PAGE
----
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My inspired-by-Christmas-spirit Kevin Garnett post. (complete with unexpected Ben Gordon love?)

I had an epiphany last week.

Of course it wasn't about anything truly important, and instead centered around the Bulls next move in their progression from 'good team in the East' to 'championship contender' naturally it involved trading for Kevin Garnett. But this new revelation wasn't about Garnett, but about a Bull: I'm starting to think Ben Gordon won't (and shouldn't) be a part of any such trade.

His constant involvement in trade rumors does imply that he is highly valued around the league. But Gordon's performance this season has me better appreciating his value as a Bull. He's having his best season, being more aggressive in his possessions (increase in usage rate) while still maintaining his shooting percentage. And the best news is that he is getting to the line more, up to 7.7 FTAs per 40 minutes  from 4.3 the season before. For Gordon it is especially beneficial as he's shooting over 87% from the line. When he attacks the basket like that, not only is he getting free points at the line, but it causes defenders to give him room to shoot the 3, which has been not falling as much this season but will likely come back up near his career norms. His defense has also looked improved, and it seems there are fewer games this season where Skiles yanks him for lapses on that end.

Speaking of Skiles, He's still not starting Gordon, and more importantly not giving him enough minutes. It's almost as if his recent performance has hurt his standing in the rotation. [Now that he's playing better....well it must be because he's more comfortable off the bench!] Thinking like that seems more superstition than any conclusive correlation, but if Skiles still insists on starting Chris Duhon at least have Gordon get the starters bulk of the minutes. Sure they'll still have a 'small' backcourt with him and Hinrich, but Duhon's even shorter and I'd rather have the newly aggressive Ben Gordon getting heavy minutes than any other guard on the team.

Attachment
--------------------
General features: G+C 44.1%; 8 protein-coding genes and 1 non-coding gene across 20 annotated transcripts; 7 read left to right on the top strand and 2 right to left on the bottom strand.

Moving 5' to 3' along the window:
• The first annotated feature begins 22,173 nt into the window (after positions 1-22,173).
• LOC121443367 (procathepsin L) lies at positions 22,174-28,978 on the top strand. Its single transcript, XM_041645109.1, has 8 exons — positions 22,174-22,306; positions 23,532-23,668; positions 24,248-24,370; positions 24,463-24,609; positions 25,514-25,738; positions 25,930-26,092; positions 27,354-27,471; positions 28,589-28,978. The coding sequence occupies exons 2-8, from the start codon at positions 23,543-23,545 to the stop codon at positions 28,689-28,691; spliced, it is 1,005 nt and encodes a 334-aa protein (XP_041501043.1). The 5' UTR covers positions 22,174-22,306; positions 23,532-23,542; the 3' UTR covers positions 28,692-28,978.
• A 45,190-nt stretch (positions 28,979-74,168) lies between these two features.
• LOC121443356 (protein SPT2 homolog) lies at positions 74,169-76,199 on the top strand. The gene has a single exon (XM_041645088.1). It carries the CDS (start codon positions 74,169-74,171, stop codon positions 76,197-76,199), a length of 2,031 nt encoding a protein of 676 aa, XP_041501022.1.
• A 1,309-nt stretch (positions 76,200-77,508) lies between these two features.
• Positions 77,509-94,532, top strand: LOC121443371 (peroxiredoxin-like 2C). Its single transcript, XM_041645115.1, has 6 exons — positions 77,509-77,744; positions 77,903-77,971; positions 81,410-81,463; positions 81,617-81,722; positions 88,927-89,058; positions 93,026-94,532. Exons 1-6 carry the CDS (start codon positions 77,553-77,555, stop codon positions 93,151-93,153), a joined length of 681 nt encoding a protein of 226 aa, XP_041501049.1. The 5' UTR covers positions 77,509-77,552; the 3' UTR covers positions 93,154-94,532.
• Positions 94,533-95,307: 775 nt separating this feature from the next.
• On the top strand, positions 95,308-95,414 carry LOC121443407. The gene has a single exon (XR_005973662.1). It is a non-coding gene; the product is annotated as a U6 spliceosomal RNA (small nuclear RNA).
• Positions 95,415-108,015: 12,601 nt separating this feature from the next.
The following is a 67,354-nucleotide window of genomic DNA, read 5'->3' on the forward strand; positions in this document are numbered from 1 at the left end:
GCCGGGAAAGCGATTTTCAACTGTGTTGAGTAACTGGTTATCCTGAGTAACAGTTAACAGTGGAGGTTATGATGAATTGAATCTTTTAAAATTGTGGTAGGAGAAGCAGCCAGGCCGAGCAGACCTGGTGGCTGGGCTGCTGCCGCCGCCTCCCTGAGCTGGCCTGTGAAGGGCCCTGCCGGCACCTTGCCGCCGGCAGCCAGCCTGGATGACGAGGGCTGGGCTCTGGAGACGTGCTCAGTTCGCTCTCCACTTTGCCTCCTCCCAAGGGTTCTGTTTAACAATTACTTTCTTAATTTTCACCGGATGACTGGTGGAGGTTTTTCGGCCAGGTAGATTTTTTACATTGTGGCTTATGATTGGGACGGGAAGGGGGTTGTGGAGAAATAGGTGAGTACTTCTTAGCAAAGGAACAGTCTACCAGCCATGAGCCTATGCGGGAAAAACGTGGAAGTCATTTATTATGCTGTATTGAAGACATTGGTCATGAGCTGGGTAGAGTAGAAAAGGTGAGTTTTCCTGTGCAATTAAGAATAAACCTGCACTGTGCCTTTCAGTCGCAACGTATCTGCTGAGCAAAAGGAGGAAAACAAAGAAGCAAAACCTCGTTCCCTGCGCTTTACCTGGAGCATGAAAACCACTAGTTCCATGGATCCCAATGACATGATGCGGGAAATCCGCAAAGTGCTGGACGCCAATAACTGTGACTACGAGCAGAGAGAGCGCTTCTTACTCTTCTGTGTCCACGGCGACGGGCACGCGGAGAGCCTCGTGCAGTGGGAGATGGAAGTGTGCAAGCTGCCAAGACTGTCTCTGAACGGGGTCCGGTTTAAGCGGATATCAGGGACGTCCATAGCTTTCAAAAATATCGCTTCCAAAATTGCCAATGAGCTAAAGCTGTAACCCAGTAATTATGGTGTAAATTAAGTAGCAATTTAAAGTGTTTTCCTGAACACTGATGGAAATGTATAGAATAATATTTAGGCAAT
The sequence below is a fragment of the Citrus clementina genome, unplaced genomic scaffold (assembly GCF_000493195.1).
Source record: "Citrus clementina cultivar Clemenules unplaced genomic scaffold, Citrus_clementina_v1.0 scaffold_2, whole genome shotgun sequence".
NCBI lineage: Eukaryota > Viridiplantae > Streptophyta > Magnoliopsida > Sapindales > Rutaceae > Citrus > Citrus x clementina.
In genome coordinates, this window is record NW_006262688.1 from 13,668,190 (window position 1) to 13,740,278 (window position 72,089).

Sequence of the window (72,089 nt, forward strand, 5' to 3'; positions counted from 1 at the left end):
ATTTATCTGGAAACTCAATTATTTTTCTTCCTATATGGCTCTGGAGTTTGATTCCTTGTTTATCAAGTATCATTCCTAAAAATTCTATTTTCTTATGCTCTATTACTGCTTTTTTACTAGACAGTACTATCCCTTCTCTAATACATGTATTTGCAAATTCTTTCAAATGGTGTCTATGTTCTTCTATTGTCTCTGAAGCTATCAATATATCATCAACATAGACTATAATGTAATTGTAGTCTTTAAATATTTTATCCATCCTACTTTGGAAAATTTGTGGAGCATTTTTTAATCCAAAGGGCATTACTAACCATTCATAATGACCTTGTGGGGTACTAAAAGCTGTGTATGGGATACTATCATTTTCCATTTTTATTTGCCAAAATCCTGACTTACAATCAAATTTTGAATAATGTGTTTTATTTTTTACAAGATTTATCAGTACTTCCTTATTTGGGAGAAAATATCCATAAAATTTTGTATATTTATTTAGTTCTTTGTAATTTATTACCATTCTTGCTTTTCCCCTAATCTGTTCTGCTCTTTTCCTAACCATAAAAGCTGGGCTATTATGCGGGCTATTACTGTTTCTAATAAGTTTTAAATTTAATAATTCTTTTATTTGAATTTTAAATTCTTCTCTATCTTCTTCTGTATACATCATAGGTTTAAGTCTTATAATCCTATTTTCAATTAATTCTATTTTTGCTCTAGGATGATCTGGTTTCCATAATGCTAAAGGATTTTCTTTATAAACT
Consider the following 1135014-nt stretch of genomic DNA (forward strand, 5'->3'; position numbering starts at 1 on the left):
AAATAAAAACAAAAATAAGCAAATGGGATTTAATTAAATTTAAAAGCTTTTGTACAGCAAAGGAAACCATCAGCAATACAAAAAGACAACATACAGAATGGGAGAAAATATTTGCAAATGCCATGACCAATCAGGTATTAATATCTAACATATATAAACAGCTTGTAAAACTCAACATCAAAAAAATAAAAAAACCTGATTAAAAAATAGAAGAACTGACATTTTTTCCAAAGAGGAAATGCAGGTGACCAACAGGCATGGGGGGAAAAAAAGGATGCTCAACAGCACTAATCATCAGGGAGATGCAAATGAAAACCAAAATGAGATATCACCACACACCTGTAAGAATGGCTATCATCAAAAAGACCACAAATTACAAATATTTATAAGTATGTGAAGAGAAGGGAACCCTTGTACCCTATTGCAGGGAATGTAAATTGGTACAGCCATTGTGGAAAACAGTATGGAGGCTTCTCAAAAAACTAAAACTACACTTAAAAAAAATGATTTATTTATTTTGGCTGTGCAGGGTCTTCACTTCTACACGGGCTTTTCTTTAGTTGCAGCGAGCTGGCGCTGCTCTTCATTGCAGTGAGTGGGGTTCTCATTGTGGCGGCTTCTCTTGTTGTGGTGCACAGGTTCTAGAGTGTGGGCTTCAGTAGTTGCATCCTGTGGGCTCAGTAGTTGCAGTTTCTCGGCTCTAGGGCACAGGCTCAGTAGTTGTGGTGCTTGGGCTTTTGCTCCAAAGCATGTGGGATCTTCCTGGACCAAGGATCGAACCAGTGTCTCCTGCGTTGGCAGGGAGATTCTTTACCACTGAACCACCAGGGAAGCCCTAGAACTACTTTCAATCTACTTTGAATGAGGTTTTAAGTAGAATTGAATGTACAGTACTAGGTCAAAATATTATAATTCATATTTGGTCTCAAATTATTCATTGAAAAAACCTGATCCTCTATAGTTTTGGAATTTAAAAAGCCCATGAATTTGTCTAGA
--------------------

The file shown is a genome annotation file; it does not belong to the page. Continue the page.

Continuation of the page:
So back to Garnett, which I promise is only brought up because the Bulls are playing the Wolves tonight  (I think I've been pretty good in terms of not bringing up Garnett trade fantasies too often, all things considered). The failure to acquire Allen Iverson was the final blown chance to pair Garnett with another there will never be another player that good who is available for that cheap (and it can be said that the Wolves have so few tradeable assets that they'd need someone even cheaper). Garnett himself has voiced displeasure over management's failure, and while he could wait another full season to opt-out of his contract, the upcoming draft may have the Wolves thinking that the time to deal Garnett is now. I won't go into too much why Garnett is a near-perfect fit, but there are aspects of his production, position, and attitude that make him a final-piece type acquisition. What makes the trade even more desirable is that the Bulls are a perfect trading partner: